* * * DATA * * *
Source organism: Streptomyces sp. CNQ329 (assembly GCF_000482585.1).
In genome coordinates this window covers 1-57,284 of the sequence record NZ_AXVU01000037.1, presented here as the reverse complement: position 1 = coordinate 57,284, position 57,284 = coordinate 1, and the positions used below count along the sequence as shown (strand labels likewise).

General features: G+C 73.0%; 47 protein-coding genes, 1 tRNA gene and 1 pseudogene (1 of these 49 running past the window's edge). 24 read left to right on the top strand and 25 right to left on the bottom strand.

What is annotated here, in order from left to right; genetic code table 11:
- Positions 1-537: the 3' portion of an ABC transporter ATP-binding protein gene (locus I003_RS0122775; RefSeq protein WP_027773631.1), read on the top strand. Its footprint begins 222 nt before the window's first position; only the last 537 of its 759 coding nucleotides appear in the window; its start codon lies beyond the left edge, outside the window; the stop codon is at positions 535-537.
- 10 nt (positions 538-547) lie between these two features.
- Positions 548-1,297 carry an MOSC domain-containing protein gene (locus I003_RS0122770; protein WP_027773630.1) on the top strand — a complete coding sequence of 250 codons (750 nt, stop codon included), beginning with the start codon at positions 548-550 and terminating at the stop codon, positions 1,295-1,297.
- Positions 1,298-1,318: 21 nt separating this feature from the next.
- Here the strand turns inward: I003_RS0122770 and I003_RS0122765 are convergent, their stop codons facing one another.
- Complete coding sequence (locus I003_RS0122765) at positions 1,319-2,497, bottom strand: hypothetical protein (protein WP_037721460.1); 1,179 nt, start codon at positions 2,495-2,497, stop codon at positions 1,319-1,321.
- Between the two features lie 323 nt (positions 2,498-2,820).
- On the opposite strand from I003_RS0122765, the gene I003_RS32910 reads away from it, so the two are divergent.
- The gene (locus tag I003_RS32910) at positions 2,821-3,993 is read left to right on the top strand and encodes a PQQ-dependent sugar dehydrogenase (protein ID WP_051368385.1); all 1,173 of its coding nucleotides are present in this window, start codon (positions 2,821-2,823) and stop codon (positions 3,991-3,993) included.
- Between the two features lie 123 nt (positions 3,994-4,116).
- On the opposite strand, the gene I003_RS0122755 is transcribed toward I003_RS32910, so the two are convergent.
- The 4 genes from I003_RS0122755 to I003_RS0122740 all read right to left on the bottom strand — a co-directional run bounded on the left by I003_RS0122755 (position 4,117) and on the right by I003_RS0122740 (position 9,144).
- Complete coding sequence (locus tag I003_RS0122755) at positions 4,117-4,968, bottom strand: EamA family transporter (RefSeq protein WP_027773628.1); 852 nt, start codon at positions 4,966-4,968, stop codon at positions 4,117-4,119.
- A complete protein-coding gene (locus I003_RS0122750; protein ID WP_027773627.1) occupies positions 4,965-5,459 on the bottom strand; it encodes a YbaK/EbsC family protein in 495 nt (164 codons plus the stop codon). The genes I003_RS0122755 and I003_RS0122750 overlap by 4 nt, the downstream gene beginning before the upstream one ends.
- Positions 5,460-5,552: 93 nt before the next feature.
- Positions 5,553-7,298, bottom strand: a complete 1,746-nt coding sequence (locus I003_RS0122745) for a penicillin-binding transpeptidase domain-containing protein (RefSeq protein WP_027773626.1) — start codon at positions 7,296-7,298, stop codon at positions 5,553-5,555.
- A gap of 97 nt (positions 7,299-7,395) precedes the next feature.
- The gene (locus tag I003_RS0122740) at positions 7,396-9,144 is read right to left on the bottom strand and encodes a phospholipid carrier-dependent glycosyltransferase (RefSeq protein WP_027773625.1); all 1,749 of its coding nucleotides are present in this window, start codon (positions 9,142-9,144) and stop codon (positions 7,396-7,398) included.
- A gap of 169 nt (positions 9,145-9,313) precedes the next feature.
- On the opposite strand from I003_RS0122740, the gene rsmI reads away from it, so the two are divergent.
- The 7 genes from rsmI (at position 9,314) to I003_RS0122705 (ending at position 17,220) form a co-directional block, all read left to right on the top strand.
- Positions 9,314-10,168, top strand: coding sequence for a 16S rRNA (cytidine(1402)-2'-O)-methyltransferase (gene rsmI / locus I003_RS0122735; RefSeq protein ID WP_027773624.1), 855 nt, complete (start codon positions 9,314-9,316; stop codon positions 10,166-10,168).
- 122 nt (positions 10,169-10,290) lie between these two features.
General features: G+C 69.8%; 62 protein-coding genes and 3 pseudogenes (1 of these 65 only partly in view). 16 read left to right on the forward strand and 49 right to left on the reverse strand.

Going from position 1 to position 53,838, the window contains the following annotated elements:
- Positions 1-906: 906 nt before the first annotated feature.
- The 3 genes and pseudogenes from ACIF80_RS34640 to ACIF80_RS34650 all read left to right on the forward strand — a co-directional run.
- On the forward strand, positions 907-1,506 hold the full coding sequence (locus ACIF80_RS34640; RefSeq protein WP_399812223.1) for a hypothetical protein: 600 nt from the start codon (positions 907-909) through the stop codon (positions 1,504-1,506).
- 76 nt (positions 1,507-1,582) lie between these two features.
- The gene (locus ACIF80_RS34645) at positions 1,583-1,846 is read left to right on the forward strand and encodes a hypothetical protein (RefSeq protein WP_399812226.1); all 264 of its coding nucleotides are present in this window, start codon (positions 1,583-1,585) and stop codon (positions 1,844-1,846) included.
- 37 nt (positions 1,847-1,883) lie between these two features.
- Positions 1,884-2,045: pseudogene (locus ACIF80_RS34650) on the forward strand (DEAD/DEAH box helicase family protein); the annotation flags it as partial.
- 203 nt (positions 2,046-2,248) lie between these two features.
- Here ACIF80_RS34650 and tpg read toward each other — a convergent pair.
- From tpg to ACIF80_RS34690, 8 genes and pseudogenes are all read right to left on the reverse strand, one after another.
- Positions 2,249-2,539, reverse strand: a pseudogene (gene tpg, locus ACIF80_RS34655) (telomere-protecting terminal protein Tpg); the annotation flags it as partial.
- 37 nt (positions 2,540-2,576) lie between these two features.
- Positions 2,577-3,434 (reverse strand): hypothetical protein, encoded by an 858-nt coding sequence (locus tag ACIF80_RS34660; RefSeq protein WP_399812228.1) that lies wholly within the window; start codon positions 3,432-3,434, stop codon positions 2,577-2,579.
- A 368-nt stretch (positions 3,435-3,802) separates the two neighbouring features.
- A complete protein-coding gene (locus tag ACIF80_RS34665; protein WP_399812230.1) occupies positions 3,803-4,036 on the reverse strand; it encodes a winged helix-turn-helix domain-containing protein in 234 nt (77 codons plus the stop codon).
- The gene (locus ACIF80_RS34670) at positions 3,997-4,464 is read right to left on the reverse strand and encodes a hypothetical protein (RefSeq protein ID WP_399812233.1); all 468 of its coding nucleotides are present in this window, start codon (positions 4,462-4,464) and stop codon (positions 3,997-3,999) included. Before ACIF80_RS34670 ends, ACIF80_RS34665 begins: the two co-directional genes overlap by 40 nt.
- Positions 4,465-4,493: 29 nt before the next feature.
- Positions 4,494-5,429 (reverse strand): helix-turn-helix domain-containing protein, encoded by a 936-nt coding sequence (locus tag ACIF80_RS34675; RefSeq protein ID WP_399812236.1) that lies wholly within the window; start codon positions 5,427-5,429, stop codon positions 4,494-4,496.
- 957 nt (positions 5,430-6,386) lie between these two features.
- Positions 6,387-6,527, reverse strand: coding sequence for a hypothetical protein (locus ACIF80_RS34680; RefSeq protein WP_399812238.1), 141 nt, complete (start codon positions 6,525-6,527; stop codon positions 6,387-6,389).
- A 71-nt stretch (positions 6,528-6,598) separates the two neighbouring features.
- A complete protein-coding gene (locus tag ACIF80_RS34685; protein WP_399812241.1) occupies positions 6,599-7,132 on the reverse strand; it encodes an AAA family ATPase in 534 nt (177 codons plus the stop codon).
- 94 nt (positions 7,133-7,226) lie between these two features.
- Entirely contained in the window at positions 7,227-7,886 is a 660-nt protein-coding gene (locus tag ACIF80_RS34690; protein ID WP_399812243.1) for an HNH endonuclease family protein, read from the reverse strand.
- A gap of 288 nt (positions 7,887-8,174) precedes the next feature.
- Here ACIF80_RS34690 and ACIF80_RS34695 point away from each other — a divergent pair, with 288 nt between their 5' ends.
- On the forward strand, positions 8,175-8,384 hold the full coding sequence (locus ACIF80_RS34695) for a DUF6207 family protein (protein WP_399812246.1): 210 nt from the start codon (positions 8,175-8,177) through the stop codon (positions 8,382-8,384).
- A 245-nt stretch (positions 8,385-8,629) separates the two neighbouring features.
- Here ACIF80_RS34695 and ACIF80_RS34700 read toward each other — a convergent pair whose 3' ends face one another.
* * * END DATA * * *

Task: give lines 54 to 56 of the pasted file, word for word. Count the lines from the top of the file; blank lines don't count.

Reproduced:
- A gap of 288 nt (positions 7,887-8,174) precedes the next feature.
- Here ACIF80_RS34690 and ACIF80_RS34695 point away from each other — a divergent pair, with 288 nt between their 5' ends.
- On the forward strand, positions 8,175-8,384 hold the full coding sequence (locus ACIF80_RS34695) for a DUF6207 family protein (protein WP_399812246.1): 210 nt from the start codon (positions 8,175-8,177) through the stop codon (positions 8,382-8,384).